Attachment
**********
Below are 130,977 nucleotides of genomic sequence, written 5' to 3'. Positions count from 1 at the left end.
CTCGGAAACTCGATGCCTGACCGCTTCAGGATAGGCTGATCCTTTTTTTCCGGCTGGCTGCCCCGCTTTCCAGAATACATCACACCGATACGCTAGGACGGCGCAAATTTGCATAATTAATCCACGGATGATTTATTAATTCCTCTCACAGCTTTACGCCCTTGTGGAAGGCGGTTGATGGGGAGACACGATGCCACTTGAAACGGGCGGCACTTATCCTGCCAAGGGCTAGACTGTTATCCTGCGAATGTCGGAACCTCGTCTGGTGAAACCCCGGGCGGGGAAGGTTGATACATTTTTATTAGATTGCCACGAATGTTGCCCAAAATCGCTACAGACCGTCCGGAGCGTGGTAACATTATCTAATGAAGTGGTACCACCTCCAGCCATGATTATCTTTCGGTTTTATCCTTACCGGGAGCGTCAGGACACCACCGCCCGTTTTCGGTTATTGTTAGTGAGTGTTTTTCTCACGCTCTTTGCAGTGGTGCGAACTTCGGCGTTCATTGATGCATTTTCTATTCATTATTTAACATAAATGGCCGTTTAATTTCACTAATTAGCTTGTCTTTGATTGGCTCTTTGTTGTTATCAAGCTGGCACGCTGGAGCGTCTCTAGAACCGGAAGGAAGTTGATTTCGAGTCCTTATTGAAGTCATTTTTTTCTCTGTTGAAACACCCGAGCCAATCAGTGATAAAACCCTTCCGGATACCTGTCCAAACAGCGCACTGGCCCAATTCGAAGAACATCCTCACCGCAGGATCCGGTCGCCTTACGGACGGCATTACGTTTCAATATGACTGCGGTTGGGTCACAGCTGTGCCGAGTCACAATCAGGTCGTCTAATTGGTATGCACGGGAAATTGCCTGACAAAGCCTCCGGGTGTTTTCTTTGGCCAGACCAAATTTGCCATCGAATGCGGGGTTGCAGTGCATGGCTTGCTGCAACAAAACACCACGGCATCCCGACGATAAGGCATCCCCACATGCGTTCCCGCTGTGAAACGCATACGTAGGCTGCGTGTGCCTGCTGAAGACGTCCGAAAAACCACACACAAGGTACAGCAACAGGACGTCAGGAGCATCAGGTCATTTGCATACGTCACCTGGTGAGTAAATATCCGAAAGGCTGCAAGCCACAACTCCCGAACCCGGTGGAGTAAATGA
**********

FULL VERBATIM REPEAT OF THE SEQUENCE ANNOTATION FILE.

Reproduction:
Below are 130,977 nucleotides of genomic sequence, written 5' to 3'. Positions count from 1 at the left end.
CTCGGAAACTCGATGCCTGACCGCTTCAGGATAGGCTGATCCTTTTTTTCCGGCTGGCTGCCCCGCTTTCCAGAATACATCACACCGATACGCTAGGACGGCGCAAATTTGCATAATTAATCCACGGATGATTTATTAATTCCTCTCACAGCTTTACGCCCTTGTGGAAGGCGGTTGATGGGGAGACACGATGCCACTTGAAACGGGCGGCACTTATCCTGCCAAGGGCTAGACTGTTATCCTGCGAATGTCGGAACCTCGTCTGGTGAAACCCCGGGCGGGGAAGGTTGATACATTTTTATTAGATTGCCACGAATGTTGCCCAAAATCGCTACAGACCGTCCGGAGCGTGGTAACATTATCTAATGAAGTGGTACCACCTCCAGCCATGATTATCTTTCGGTTTTATCCTTACCGGGAGCGTCAGGACACCACCGCCCGTTTTCGGTTATTGTTAGTGAGTGTTTTTCTCACGCTCTTTGCAGTGGTGCGAACTTCGGCGTTCATTGATGCATTTTCTATTCATTATTTAACATAAATGGCCGTTTAATTTCACTAATTAGCTTGTCTTTGATTGGCTCTTTGTTGTTATCAAGCTGGCACGCTGGAGCGTCTCTAGAACCGGAAGGAAGTTGATTTCGAGTCCTTATTGAAGTCATTTTTTTCTCTGTTGAAACACCCGAGCCAATCAGTGATAAAACCCTTCCGGATACCTGTCCAAACAGCGCACTGGCCCAATTCGAAGAACATCCTCACCGCAGGATCCGGTCGCCTTACGGACGGCATTACGTTTCAATATGACTGCGGTTGGGTCACAGCTGTGCCGAGTCACAATCAGGTCGTCTAATTGGTATGCACGGGAAATTGCCTGACAAAGCCTCCGGGTGTTTTCTTTGGCCAGACCAAATTTGCCATCGAATGCGGGGTTGCAGTGCATGGCTTGCTGCAACAAAACACCACGGCATCCCGACGATAAGGCATCCCCACATGCGTTCCCGCTGTGAAACGCATACGTAGGCTGCGTGTGCCTGCTGAAGACGTCCGAAAAACCACACACAAGGTACAGCAACAGGACGTCAGGAGCATCAGGTCATTTGCATACGTCACCTGGTGAGTAAATATCCGAAAGGCTGCAAGCCACAACTCCCGAACCCGGTGGAGTAAATGA